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President Obama Supports Gay Marriage: Why He Did It and What It Means

Recently, it has made headline news that President Barack Obama has announced his support for the marriage of a LGBT couple. I know that a lot of my fellow classmates have already spoken about this but hopefully I will be able to keep this interesting and shed some light on the subject. In our government studies this year, several topics have caught my eye but one has been the use of campaign commercials and the relationship of the political parties. Hopefully I can examine the reasoning behind his decision to support gay marriage.

Vice President Joe Biden also came out and supported gay marriage three days earlier than . When I heard President Barack Obama’s comments, I had a few thoughts. I thought that maybe Barack Obama felt pressured into also supporting gay marriage just because his vice president supported as well. I also thought that maybe Vice President Biden stole President Obama’s thunder by supporting gay marriage just days before the President. It turns out that both the former and the latter might be true. According to The New York TimesVice President apologized to President Obama for, “hastening him into an endorsement of same-sex marriage, several people briefed on the exchange said Thursday, even as the White House sought to capitalize in the campaign on Mr. Obama’s long-awaited expression of support” (1). The campaign of President Obama really wanted to be progressive and support gay marriage but Biden called a press conference first and his views were much different than Obama’s views. Even though President Obama’s support has been highly analyzed, Biden made the headlines first and some people have questions about President Obama’s motives. I don’t doubt that President Obama supports gay marriage, but I think he was forced into saying it by his fellow party members.Image

President Obama is now the first President of the United States to support gay marriage, but it does not necessary mean anything for the legalization in America of gay marriage. Sean Eldridge, senior adviser at Freedom to Marry, told Yahoo News, “Today is more about moral leadership and less about policy. I don’t think his statement will immediately translate into policy since marriage still is for the most part a state issue” (2). Eldridge brings up some good points. If marriage is mostly a state issue, it would take a while to make the 6 states that allow it to become 50. The President has shown support of LGBT in the past; this statement didn’t come out of nowhere. He ended the  ban of openly gay members to be in the military. He also, “supports the repeal of the Defense of Marriage Act, and he ordered the Justice Department last year to abandon the law’s defense” (2). Now that President Obama supports gay marriage, he is the best hope for the LGBT community to earn the right to get married. Although it could be just a political ploy, it seems like President Obama is trying his best to allow gay marriage in America even though he may not be ready to cope with the thought of it yet.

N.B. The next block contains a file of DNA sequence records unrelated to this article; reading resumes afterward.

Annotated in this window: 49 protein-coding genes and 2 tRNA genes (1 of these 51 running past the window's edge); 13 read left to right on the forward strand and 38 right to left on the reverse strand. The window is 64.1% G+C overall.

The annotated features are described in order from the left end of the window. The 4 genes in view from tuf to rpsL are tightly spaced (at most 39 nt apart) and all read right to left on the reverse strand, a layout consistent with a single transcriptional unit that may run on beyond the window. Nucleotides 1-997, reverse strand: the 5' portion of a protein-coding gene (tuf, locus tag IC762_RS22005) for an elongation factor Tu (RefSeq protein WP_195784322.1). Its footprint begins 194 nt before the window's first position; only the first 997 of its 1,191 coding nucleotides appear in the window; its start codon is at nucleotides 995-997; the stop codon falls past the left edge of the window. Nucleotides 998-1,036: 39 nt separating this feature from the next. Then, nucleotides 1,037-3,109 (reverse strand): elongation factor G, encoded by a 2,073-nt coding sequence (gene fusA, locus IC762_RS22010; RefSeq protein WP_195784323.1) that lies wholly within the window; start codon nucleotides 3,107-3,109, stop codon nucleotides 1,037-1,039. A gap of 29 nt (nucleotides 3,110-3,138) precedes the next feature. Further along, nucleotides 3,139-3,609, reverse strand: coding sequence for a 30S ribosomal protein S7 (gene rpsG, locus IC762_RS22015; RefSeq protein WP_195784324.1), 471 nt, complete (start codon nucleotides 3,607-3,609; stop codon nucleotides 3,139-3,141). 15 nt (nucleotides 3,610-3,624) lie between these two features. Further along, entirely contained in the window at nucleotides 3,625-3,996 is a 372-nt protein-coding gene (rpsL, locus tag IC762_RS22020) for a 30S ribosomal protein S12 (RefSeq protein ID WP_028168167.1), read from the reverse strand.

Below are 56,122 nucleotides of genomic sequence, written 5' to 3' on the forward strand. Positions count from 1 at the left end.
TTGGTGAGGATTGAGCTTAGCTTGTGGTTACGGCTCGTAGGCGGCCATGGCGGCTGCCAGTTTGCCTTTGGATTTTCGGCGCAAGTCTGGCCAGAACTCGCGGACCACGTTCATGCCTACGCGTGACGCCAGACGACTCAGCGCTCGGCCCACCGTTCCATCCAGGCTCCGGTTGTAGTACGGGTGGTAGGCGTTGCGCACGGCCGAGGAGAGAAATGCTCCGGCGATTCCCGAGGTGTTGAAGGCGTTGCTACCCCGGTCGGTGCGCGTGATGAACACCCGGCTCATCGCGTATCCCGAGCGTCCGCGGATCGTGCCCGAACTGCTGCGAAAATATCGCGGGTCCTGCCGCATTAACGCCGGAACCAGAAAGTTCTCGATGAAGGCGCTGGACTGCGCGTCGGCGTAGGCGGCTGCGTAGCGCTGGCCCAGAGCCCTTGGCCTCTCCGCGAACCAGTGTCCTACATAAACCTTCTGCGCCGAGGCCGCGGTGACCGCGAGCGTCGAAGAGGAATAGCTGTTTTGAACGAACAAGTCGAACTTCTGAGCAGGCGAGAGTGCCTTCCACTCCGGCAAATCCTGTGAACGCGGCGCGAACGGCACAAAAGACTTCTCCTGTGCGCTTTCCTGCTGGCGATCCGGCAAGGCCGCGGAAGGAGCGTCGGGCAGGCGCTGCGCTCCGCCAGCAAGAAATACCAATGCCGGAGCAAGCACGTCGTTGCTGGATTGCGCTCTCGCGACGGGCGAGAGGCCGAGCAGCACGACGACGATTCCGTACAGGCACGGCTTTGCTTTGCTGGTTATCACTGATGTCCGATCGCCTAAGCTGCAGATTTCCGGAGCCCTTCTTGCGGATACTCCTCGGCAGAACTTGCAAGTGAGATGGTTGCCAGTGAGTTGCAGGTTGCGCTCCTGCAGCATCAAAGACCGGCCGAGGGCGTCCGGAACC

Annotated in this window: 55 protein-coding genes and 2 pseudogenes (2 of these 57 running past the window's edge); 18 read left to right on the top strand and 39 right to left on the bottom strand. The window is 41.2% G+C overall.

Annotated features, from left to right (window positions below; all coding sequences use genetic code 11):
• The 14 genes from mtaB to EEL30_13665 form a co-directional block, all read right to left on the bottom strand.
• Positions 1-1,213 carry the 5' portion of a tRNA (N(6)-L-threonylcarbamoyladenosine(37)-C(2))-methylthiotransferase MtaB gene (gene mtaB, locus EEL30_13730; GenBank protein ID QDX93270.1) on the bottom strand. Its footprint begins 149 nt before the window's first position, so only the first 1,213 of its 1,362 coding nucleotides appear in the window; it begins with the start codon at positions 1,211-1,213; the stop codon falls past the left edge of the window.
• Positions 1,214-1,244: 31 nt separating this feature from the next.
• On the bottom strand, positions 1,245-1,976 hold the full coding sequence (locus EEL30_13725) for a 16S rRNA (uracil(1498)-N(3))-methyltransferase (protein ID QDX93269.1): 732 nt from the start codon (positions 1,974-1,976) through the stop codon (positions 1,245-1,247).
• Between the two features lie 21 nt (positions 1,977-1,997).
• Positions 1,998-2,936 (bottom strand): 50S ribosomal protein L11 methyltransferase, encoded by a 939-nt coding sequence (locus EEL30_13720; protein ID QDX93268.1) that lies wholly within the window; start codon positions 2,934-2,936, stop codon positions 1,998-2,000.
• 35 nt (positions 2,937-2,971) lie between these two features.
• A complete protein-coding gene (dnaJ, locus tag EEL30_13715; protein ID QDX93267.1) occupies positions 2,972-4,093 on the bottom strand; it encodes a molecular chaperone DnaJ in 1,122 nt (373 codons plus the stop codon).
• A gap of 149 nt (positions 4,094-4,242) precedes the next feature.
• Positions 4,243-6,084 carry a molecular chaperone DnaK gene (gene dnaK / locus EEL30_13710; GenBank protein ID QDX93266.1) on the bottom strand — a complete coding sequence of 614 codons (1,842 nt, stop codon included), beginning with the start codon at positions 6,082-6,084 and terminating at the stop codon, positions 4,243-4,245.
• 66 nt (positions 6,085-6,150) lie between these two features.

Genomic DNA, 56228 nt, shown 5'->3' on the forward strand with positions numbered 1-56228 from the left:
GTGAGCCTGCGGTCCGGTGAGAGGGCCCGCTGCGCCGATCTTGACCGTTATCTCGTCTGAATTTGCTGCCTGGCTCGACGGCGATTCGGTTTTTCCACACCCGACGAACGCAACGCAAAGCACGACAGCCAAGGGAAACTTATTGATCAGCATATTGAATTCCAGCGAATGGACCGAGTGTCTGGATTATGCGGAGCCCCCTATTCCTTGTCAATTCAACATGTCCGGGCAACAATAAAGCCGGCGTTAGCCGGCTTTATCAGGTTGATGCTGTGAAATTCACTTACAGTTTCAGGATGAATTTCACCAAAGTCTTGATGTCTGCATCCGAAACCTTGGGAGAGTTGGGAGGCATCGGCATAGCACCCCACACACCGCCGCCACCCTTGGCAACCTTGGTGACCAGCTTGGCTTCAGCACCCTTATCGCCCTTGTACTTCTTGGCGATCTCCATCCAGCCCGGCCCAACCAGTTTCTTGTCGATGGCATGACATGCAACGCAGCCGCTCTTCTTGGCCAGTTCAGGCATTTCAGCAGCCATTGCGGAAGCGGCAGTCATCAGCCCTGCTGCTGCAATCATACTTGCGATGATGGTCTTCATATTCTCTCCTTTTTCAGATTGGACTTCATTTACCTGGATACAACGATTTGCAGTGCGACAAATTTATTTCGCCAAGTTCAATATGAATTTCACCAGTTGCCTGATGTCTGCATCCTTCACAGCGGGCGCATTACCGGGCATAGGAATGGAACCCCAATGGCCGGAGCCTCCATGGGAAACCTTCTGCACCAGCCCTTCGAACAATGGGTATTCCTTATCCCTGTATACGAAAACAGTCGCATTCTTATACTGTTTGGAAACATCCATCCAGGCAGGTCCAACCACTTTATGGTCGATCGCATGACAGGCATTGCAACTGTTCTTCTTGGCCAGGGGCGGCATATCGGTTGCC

Obama said that he recently changed his mind when he spoke with openly LGBT members of the military. He has a track record with being supportive of gay rights and equality for all, but it is still unclear whether this is a political ploy or a truthful acknowledgment. Well, it’s both. The timing is good for his campaign and Joe Biden also came out and supported it, both signs that it could be a political act. His track record, however, proves that he does in fact support gay rights. Honestly, it is up to the reader to decide what his ulterior motives are and what he truly believes.




The Interesting Use of Money of Campaigns

April 25, 2012 4 comments

During our most recent Government lessons, I was most intrigued by the staggering amount of money spent in elections and campaigns. Michelle Bachman spent over 11 million dollars campaigning for a House seat, almost three times more than her opponent. She was re-elected, most likely because people electing knew much more about her than the other opponent. Many people have argued that money is corruptive and bad for elections while others say it is necessary. After I finished this assignment, I wanted to dig a little deeper into the power of money in elections and trying to follow the money trail.